Residential Property Developer Tax – HMRC guidance published
HMRC’s Residential Property Developer Tax guidance was published in March, and is expected to evolve as the tax is implemented by business.
HMRC’s Residential Property Developer Tax guidance was published in March, and is expected
The Residential Property Developer Tax (RPDT) is a new tax on profits earned by corporates from the development for sale of residential property. Introduced by Finance Act 2022, HMRC guidance supporting the legislation was published at the end of March and is expected to evolve as the tax is implemented by business. While introduced as part of a package of measures in response to the Grenfell tragedy, it is not confined to those businesses whose developments have encountered cladding issues. At a rate of 4 percent on a measure of profits arising across a group in excess of £25 million, it is expected that only a small number of businesses will pay RPDT. The tax applies to profits arising after 1 April 2022. However, the basis of calculation, while derived from corporation tax, is different, and so the sector should consider carefully whether they have any obligations under this new legislation.
Our previous Tax Matters Digest articles ‘4 percent Residential Property Developer Tax confirmed’ and ‘Residential Property Developer Tax – draft legislation issued’ have outlined RPDT. While implemented largely in line with its initial drafting, HMRC guidance supporting the legislation has only recently been published.
Introduced by Finance Act 2022, HMRC guidance supporting the legislation was published at the end of March. While drafted following open and constructive discussions with industry and the finance profession, this guidance is expected to evolve as taxpayers deal with RPDT’s implementation.
Some potential judgement areas
As with any new legislation, the guidance cannot answer every question. Some areas that we are working on with clients include:
- Financing costs – the tax base of RPDT is profit as calculated for corporation tax purposes, but critically, no relief for finance costs is allowed, nor is any offset for losses derived from other activities;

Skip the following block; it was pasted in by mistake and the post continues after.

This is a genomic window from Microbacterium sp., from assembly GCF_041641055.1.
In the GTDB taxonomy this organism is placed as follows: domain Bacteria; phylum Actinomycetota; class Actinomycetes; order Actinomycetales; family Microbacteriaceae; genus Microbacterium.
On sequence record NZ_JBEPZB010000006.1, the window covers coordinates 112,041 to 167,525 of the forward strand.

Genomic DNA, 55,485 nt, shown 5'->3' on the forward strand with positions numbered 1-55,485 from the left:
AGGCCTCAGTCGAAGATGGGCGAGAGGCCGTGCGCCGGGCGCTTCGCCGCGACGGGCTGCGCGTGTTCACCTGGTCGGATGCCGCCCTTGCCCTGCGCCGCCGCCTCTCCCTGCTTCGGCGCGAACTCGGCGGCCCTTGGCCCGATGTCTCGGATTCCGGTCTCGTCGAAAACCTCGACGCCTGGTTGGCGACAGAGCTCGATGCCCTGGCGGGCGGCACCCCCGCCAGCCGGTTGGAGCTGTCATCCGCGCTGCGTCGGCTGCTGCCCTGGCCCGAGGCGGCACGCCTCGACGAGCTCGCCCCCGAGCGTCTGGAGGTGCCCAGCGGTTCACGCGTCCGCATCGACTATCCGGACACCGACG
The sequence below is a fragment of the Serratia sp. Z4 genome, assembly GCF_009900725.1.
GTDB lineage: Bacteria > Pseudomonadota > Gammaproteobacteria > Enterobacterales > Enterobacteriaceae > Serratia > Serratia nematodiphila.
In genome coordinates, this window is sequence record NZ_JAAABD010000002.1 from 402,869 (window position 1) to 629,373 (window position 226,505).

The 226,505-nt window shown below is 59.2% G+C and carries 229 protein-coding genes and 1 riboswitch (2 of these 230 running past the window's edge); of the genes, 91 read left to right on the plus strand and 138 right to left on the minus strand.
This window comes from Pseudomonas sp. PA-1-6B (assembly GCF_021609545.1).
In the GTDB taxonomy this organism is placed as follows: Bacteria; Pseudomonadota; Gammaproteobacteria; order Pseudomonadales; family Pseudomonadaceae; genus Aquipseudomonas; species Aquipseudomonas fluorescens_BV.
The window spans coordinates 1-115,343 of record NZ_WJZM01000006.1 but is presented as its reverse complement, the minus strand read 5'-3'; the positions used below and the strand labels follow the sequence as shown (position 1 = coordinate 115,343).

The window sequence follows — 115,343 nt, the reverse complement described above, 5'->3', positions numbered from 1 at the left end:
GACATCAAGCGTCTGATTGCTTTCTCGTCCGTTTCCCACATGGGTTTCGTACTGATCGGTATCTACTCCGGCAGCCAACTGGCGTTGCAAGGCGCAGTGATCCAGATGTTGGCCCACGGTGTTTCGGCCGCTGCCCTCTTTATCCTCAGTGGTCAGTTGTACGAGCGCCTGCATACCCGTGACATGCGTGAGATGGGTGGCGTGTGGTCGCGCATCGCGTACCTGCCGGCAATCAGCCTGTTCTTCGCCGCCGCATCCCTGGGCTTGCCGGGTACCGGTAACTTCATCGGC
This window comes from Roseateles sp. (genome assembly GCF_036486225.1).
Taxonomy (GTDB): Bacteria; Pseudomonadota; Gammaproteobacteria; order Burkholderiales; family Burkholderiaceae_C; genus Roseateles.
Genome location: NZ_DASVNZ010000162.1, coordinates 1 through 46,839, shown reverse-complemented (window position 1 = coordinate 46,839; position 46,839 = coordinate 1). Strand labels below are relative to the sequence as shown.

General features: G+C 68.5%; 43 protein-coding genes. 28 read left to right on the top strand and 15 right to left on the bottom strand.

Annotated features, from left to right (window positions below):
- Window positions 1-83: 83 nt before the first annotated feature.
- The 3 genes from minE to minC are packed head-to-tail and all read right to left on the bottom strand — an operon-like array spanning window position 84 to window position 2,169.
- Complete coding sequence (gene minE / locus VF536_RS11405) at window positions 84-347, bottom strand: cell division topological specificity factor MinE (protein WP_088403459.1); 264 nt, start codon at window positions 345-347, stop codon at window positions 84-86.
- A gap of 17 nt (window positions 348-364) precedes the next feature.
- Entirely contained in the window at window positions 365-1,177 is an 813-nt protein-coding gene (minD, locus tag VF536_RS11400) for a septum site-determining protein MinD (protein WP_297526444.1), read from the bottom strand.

- Allocation of costs and income – a transfer pricing style approach should be applied to ensure that the correct amount of profit is taxed;
- Ancillary receipts – the application of the tax to such profits as land promotes and event fees, need careful attention. HMRC’s guidance provides much useful clarification, but does not cover every eventuality; and
- Corporate joint ventures (JVs) – share JVs, particularly involving exempt organisations, will require a case-by-case review.
Businesses in the sector will be keen to remain compliant. Areas of focus may include the following:
- Understanding scope of RPDT – there will be a range of affected taxpayers – those for whom all profits will be subject to RPDT, and those for whom only aspects of their profits will be taxable. It’s possible that the treatment of some sources will not be immediately clear. Engagement with HMRC is vital to secure clarification concerning areas of ambiguity;
- Updating forecasts – modelling the impact of this additional tax, on top of the April 2023 increase of corporation tax, will be essential in cash flow planning and managing the expectations of stakeholders;
- Payments on account – collected alongside corporation tax, the first payment of RPDT was potentially due on 14 April. The rules require HMRC to be notified of payment;
- Tax accounting – early engagement with your auditor may be necessary; and
- Measurement of deferred tax under RPDT could be complex – for example, should a given tax asset carried forward be measured at 29 percent (because it is RPDT effective) or should the base rate of 25 percent be used.
HMRC have been clear that their guidance may be revised as further consultations with business take place, but inevitably, the window for doing so will be short. Please speak to your usual KPMG in the UK contact if you have any questions on how RPDT will impact your business.